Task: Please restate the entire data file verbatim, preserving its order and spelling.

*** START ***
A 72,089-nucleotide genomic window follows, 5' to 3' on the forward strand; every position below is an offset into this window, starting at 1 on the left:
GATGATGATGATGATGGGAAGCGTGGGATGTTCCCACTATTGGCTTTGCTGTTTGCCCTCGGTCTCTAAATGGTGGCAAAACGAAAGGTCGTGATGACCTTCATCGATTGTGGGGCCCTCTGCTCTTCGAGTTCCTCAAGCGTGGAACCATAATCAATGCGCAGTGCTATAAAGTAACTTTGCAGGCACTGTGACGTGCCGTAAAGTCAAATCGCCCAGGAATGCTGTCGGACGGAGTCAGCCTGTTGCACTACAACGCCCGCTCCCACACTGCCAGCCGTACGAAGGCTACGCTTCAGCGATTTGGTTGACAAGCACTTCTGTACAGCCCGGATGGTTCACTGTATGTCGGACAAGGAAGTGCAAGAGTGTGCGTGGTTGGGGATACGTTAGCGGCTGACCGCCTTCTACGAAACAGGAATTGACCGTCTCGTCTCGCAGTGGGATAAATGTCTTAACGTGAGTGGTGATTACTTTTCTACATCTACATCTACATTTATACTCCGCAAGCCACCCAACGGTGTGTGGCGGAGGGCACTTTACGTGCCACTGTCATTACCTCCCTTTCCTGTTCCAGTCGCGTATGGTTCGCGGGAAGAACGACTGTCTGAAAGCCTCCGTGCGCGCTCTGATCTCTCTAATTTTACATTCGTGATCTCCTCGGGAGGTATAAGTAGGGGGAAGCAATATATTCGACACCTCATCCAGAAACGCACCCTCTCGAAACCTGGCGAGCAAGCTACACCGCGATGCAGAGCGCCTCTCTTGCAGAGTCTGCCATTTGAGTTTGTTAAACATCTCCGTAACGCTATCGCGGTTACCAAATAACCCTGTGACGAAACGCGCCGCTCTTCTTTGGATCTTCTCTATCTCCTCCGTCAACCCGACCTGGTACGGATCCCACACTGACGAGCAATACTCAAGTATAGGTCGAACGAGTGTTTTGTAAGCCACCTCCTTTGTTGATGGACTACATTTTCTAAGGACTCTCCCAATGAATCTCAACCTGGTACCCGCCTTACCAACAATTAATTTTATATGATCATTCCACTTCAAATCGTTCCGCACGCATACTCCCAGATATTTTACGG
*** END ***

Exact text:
A 72,089-nucleotide genomic window follows, 5' to 3' on the forward strand; every position below is an offset into this window, starting at 1 on the left:
GATGATGATGATGATGGGAAGCGTGGGATGTTCCCACTATTGGCTTTGCTGTTTGCCCTCGGTCTCTAAATGGTGGCAAAACGAAAGGTCGTGATGACCTTCATCGATTGTGGGGCCCTCTGCTCTTCGAGTTCCTCAAGCGTGGAACCATAATCAATGCGCAGTGCTATAAAGTAACTTTGCAGGCACTGTGACGTGCCGTAAAGTCAAATCGCCCAGGAATGCTGTCGGACGGAGTCAGCCTGTTGCACTACAACGCCCGCTCCCACACTGCCAGCCGTACGAAGGCTACGCTTCAGCGATTTGGTTGACAAGCACTTCTGTACAGCCCGGATGGTTCACTGTATGTCGGACAAGGAAGTGCAAGAGTGTGCGTGGTTGGGGATACGTTAGCGGCTGACCGCCTTCTACGAAACAGGAATTGACCGTCTCGTCTCGCAGTGGGATAAATGTCTTAACGTGAGTGGTGATTACTTTTCTACATCTACATCTACATTTATACTCCGCAAGCCACCCAACGGTGTGTGGCGGAGGGCACTTTACGTGCCACTGTCATTACCTCCCTTTCCTGTTCCAGTCGCGTATGGTTCGCGGGAAGAACGACTGTCTGAAAGCCTCCGTGCGCGCTCTGATCTCTCTAATTTTACATTCGTGATCTCCTCGGGAGGTATAAGTAGGGGGAAGCAATATATTCGACACCTCATCCAGAAACGCACCCTCTCGAAACCTGGCGAGCAAGCTACACCGCGATGCAGAGCGCCTCTCTTGCAGAGTCTGCCATTTGAGTTTGTTAAACATCTCCGTAACGCTATCGCGGTTACCAAATAACCCTGTGACGAAACGCGCCGCTCTTCTTTGGATCTTCTCTATCTCCTCCGTCAACCCGACCTGGTACGGATCCCACACTGACGAGCAATACTCAAGTATAGGTCGAACGAGTGTTTTGTAAGCCACCTCCTTTGTTGATGGACTACATTTTCTAAGGACTCTCCCAATGAATCTCAACCTGGTACCCGCCTTACCAACAATTAATTTTATATGATCATTCCACTTCAAATCGTTCCGCACGCATACTCCCAGATATTTTACGG